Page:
Harnessing demand flexibility to minimize cost, facilitate renewable integration, and provide ancillary services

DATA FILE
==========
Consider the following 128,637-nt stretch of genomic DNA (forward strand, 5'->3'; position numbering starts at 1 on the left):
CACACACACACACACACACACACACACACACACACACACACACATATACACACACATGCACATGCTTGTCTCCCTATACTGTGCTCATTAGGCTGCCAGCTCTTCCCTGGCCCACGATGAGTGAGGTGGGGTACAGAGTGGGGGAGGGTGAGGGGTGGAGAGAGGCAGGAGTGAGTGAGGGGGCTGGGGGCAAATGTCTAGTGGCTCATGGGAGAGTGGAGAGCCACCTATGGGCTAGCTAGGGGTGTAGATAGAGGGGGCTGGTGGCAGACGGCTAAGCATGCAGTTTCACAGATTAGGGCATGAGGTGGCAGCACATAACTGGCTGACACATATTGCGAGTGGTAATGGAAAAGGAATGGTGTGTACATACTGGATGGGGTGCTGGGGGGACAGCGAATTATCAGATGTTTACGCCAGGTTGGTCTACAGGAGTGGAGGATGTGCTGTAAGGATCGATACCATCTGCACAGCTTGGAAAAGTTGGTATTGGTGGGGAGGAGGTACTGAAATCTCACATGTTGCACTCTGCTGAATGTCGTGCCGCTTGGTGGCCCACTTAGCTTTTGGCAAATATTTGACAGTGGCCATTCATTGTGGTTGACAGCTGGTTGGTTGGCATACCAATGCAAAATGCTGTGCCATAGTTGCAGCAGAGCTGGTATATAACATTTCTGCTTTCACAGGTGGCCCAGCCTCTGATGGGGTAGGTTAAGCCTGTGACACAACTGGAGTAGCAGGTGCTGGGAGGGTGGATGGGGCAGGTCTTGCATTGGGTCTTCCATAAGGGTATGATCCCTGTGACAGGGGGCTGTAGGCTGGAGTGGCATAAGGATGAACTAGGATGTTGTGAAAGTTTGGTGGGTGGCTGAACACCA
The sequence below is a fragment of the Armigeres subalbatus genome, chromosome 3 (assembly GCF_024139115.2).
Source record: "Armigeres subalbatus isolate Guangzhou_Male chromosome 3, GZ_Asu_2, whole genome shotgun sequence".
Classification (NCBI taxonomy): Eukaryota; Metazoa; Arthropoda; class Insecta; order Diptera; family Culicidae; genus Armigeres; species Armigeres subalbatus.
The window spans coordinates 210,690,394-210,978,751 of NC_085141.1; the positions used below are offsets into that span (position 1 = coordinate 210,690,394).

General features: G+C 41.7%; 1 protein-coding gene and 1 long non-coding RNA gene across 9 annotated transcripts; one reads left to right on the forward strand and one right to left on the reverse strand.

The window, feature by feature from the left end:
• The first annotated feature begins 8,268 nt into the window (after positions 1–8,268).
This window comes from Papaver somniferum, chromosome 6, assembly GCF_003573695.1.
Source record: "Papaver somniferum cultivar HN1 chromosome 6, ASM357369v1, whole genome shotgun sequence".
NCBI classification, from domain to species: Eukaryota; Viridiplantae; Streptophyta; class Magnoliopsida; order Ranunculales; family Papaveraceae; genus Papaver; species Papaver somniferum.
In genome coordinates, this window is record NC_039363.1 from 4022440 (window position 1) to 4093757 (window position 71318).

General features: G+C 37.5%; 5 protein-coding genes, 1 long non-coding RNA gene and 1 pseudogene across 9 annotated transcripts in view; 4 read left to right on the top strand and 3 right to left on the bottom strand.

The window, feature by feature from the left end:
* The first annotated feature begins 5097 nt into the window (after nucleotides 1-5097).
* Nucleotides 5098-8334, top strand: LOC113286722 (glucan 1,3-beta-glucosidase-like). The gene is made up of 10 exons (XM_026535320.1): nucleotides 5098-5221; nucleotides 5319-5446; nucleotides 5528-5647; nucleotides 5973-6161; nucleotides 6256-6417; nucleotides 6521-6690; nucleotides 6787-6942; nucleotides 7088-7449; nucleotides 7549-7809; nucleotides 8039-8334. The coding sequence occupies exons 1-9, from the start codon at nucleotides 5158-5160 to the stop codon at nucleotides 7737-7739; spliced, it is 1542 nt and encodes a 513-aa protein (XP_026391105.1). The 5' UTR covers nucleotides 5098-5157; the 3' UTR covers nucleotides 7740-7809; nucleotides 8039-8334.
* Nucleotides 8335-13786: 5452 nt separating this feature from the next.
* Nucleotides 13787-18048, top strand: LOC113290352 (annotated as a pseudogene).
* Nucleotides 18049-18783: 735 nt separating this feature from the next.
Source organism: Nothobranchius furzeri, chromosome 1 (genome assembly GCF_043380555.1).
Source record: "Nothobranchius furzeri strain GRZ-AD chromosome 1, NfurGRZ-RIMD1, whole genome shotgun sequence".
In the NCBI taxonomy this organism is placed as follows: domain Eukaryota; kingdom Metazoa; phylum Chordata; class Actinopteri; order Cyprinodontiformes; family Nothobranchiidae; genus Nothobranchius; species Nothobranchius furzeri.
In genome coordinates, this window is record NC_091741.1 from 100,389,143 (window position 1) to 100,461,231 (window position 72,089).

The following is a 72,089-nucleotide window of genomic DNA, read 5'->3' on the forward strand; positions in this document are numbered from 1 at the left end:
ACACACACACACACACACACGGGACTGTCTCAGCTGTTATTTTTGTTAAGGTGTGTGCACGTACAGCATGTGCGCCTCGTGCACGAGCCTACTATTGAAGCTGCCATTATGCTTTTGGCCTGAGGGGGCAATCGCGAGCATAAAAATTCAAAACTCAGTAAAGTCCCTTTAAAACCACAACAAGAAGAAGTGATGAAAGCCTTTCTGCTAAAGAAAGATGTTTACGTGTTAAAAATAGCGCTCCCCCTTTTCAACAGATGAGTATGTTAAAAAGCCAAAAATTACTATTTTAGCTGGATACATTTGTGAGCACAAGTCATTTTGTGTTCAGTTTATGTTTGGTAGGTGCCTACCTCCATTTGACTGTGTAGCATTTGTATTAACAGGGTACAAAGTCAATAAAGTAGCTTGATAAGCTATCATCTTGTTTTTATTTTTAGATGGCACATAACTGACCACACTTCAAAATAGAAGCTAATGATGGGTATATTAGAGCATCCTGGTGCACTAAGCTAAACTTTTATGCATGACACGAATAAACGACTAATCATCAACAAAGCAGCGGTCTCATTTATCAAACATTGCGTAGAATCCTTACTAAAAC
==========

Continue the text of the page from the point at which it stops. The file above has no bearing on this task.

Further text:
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Renewable energy is key to a sustainable future. However, the intermittency of most renewable sources and lack of sufficient storage in the current power grid means that reliable integration of significantly more renewables will be a challenging task. Moreover, increased integration of renewables not only increases uncertainty, but also reduces the fraction of traditional controllable generation capacity that is available to cope with supply-demand imbalances and uncertainties. Less traditional generation also means less rotating mass that provides very short term, yet very important, kinetic energy storage to the system and enables mitigation of the frequency drop subsequent to major contingencies but before controllable generation can increase production. Demand, on the other side, has been largely regarded as non-controllable and inelastic in the current setting. However, there is strong evidence that a considerable portion of the current and future demand, such as electric vehicle load, is flexible. That is, the instantaneous power delivered to it needs not to be bound to a specific trajectory. In this thesis, we focus on harnessing demand flexibility as a key to enabling more renewable integration and cost reduction. We start with a data driven analysis of the potential of flexible demands, particularly plug-in electric vehicle (PEV) load. We first show that, if left unmanaged, these loads can jeopardize grid reliability by exacerbating the peaks in the load profile and increasing the negative correlation of demand with wind energy production. Then, we propose a simple local policy with very limited information and minimal coordination that besides avoiding undesired effects, has the positive side-effect of substantially increasing the correlation of flexible demand with wind energy production. Such local policies could be readily implemented as modifications to existing "grid friendly" charging modes of plug-in electric vehicles. We then propose improved localized charging policies that counter balance intermittency by autonomously responding to frequency deviations from the nominal frequency and show that PEV load can offer a substantial amount of such ancillary services. Next, we consider the case where real-time prices are employed to provide incentives for demand response. We consider a flexible load under such a pricing scheme and obtain the optimal policy for responding to stochastic price signals to minimize the expected cost of energy. We show that this optimal policy follows a multi-threshold form and propose a recursive method to obtain these thresholds. We then extend our results to obtain optimal policies for simultaneous energy consumption and ancillary service provision by flexible loads as well as optimal policies for operation of storage assets under similar real-time stochastic prices. We prove that the optimal policy in all these cases admits a computationally efficient form. Moreover, we show that while optimal response to prices reduces energy costs, it will result in increased volatility in the aggregate demand which is undesirable. We then discuss how aggregation of flexible loads can take us a step further by transforming the loads to controllable assets that help maintain grid reliability by counterbalancing the intermittency due to renewables. We explore the value of load flexibility in the context of a restructured electricity market. To this end, we introduce a model that economically incentivizes the load to reveal its flexibility and provides cost-comfort trade-offs to the consumers. We establish the performance of our proposed model through evaluation of the price reductions that can be provided to the users compared to uncontrolled and uncoordinated consumption. We show that a key advantage of aggregation and coordination is provision of "regulation" to the system by load, which can account for a considerable price reduction. The proposed scheme is also capable of preventing distribution network overloads. Finally, we extend our flexible load coordination problem to a multi-settlement market setup and propose a stochastic programming approach in obtaining day-ahead market energy purchases and ancillary service sales. Our work demonstrates the potential of flexible loads in harnessing renewables by affecting the load patterns and providing mechanisms to mitigate the inherent intermittency of renewables in an economically efficient manner.